GRAND RAPIDS, Mich. — Communities along the Grand River in Kent County, including Grand Rapids, could potentially secure hundreds of millions of dollars in federal grant money.
Nearly $1 billion is up for grabs for communities across the country hit by a natural disaster between 2011 and 2013, including major flooding events. The money was set aside by the U.S. Department of Housing and Urban Development in 2014.
The Grand Rapids region is just one of 40 communities nationwide—and the only in Michigan— that remains in the running for the funds. Nationwide, sixty-five communities were originally in the running for the grant.
The communities along the Grand River became eligible following the 2013 flooding event.
“If you think back to 2013, things were pretty chaotic around here," said Andy Guy with Downtown Grand Rapids Inc. "That was only a 25-year flood event. Imagine what happens when the big one comes. So that was really a wake up call.”
The flooding provided the impetus for what has now been dubbed "The Grand Strategy," a collaborative project between the Michigan Economic Development Corporation, Kent County, the city of Grand Rapids and Downtown GR Inc. to establish a regional approach to river renewal and restoration.
Backers are now feverishly working on a final proposal to present to officials in Washington D.C. by Oct. 27. Talks have already begun with state representatives in D.C. in hopes of pushing support of the project forward, Guy said.
With an estimated price tag of roughly $400 million to implement the Grand Strategy, backers are hoping to secure $200 million in federal grant money in additional to the roughly $200 million already secured through local governments and philanthropic efforts.
The strategy focuses on three key values and includes roughly two dozen initiatives along the entire 35-mile stretch of river across the county to transition the river from a liability to an asset, Guy said.
- Safeguarding the local public and economy during flooding
- Re-purposing assets to manage and recover faster from future flood events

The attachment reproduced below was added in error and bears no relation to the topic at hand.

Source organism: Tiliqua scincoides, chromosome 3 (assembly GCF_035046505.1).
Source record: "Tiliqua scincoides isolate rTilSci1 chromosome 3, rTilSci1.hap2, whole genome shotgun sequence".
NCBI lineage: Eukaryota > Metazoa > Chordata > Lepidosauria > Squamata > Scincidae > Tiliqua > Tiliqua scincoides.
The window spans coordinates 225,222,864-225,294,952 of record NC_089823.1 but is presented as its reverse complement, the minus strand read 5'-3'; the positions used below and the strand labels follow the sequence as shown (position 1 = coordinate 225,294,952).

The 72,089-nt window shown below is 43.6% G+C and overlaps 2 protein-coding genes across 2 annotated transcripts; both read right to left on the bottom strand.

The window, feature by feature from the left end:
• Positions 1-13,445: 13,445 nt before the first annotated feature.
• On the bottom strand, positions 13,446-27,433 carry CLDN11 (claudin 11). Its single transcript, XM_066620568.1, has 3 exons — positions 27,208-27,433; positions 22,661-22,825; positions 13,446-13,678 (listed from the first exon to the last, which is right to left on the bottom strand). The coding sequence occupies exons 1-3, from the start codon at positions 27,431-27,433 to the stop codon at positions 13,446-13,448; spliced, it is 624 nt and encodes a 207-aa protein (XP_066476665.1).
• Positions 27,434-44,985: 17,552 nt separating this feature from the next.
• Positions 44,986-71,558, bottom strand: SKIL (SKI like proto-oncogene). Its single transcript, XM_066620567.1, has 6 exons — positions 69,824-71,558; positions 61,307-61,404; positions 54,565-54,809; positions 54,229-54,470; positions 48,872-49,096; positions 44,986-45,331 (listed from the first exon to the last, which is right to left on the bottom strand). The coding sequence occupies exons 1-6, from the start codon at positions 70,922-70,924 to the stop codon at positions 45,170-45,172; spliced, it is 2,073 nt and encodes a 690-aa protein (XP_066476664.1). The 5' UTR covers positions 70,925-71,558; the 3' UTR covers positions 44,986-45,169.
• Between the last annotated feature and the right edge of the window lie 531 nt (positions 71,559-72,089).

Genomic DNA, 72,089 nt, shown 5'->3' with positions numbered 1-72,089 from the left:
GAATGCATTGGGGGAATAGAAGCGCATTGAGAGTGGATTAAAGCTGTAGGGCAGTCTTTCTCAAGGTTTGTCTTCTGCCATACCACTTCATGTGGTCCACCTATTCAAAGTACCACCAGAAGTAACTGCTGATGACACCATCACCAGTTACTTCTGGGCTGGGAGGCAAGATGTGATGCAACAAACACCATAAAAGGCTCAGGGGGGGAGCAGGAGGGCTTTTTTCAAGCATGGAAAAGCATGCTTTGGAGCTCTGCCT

- Establish more public access to river
- "Gray-to-green" transformations of core riverfront sites in downtown Grand Rapids
- Restoring the rapids in the Grand River
- Improve storm water retention
- Purchasing key property in flood prone areas across the county in areas like Cascade, Plainfield, Wyoming, and Grandville
- Expanding wetlands and park lands along river front
"This opportunity in Washington D.C. could be game changing for us," Guy said. "Not only to stave off future expensive disasters but also significantly enhance West Michigan’s quality of life, catalyze new investment in development, and really set the stage for the next generation of growth.”
Guy said there is hope their strategy could provide the framework for riverfront communities across the Great Lakes region.
Two public hearings are scheduled before the proposal is submitted to HUD:
- Oct. 20, 5:30 p.m., DeVos Place Convention Center, Chase Boardroom (2nd floor), 303 Monroe NW, Grand Rapids
- Oct. 20, 7 p.m., Plainfield Charter Township Hall, 6161 Belmont NE, Belmont
Grants awarded to communities will range between $1 million and $500 million, and grant applicants could be awarded less than their requested amount.
"The fact there are resources in D.C. available just for this sort of work, is a once in a generation opportunity for Grand Rapids and West Michigan," Guy said.
“We’re going to deliver some significant benefits to this community if we’re able to pull those dollars in."
HUD is expected to announce the communities chosen to receive the grant funds in early 2016. The finalists include 26 states, seven cities, six counties, and Puerto Rico.